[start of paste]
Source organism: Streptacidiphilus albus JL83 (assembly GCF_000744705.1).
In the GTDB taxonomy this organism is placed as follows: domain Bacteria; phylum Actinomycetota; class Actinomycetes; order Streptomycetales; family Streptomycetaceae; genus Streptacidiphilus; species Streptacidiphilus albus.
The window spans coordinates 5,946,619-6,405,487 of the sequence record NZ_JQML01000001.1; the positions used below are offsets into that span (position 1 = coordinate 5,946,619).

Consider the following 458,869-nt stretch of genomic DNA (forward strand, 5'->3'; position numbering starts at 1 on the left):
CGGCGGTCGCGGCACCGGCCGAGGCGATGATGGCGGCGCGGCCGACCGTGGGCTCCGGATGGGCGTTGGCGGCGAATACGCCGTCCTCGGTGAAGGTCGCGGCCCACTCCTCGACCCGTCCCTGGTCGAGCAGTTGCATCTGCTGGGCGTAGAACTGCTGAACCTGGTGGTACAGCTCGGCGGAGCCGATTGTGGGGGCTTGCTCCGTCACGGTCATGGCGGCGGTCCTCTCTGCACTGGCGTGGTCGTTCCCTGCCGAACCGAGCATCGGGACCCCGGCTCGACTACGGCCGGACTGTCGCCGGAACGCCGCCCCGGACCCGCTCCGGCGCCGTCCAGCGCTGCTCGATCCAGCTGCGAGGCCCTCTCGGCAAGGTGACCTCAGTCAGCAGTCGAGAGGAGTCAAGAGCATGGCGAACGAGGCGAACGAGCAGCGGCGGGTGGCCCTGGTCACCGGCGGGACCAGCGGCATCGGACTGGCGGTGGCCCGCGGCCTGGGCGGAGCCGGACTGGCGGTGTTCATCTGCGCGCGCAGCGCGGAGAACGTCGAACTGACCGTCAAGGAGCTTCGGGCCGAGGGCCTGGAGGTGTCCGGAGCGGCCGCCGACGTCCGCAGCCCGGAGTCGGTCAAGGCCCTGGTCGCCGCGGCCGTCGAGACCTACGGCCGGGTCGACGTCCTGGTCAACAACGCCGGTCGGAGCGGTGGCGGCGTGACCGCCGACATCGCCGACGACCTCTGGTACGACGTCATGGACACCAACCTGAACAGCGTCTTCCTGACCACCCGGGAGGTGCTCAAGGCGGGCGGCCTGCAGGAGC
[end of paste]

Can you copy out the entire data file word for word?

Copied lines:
Source organism: Streptacidiphilus albus JL83 (assembly GCF_000744705.1).
In the GTDB taxonomy this organism is placed as follows: domain Bacteria; phylum Actinomycetota; class Actinomycetes; order Streptomycetales; family Streptomycetaceae; genus Streptacidiphilus; species Streptacidiphilus albus.
The window spans coordinates 5,946,619-6,405,487 of the sequence record NZ_JQML01000001.1; the positions used below are offsets into that span (position 1 = coordinate 5,946,619).

Consider the following 458,869-nt stretch of genomic DNA (forward strand, 5'->3'; position numbering starts at 1 on the left):
CGGCGGTCGCGGCACCGGCCGAGGCGATGATGGCGGCGCGGCCGACCGTGGGCTCCGGATGGGCGTTGGCGGCGAATACGCCGTCCTCGGTGAAGGTCGCGGCCCACTCCTCGACCCGTCCCTGGTCGAGCAGTTGCATCTGCTGGGCGTAGAACTGCTGAACCTGGTGGTACAGCTCGGCGGAGCCGATTGTGGGGGCTTGCTCCGTCACGGTCATGGCGGCGGTCCTCTCTGCACTGGCGTGGTCGTTCCCTGCCGAACCGAGCATCGGGACCCCGGCTCGACTACGGCCGGACTGTCGCCGGAACGCCGCCCCGGACCCGCTCCGGCGCCGTCCAGCGCTGCTCGATCCAGCTGCGAGGCCCTCTCGGCAAGGTGACCTCAGTCAGCAGTCGAGAGGAGTCAAGAGCATGGCGAACGAGGCGAACGAGCAGCGGCGGGTGGCCCTGGTCACCGGCGGGACCAGCGGCATCGGACTGGCGGTGGCCCGCGGCCTGGGCGGAGCCGGACTGGCGGTGTTCATCTGCGCGCGCAGCGCGGAGAACGTCGAACTGACCGTCAAGGAGCTTCGGGCCGAGGGCCTGGAGGTGTCCGGAGCGGCCGCCGACGTCCGCAGCCCGGAGTCGGTCAAGGCCCTGGTCGCCGCGGCCGTCGAGACCTACGGCCGGGTCGACGTCCTGGTCAACAACGCCGGTCGGAGCGGTGGCGGCGTGACCGCCGACATCGCCGACGACCTCTGGTACGACGTCATGGACACCAACCTGAACAGCGTCTTCCTGACCACCCGGGAGGTGCTCAAGGCGGGCGGCCTGCAGGAGC